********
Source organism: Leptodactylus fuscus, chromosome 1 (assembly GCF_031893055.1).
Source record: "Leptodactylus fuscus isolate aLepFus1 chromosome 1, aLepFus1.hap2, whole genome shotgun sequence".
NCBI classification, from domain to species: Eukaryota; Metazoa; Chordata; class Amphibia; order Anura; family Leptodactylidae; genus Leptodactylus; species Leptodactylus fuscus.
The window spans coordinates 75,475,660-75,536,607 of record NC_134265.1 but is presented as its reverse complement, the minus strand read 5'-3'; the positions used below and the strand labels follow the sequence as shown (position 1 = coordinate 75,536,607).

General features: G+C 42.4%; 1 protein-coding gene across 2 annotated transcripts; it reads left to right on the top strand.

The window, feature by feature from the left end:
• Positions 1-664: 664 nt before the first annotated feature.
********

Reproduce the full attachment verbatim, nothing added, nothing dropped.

Source organism: Leptodactylus fuscus, chromosome 1 (assembly GCF_031893055.1).
Source record: "Leptodactylus fuscus isolate aLepFus1 chromosome 1, aLepFus1.hap2, whole genome shotgun sequence".
NCBI classification, from domain to species: Eukaryota; Metazoa; Chordata; class Amphibia; order Anura; family Leptodactylidae; genus Leptodactylus; species Leptodactylus fuscus.
The window spans coordinates 75,475,660-75,536,607 of record NC_134265.1 but is presented as its reverse complement, the minus strand read 5'-3'; the positions used below and the strand labels follow the sequence as shown (position 1 = coordinate 75,536,607).

General features: G+C 42.4%; 1 protein-coding gene across 2 annotated transcripts; it reads left to right on the top strand.

The window, feature by feature from the left end:
• Positions 1-664: 664 nt before the first annotated feature.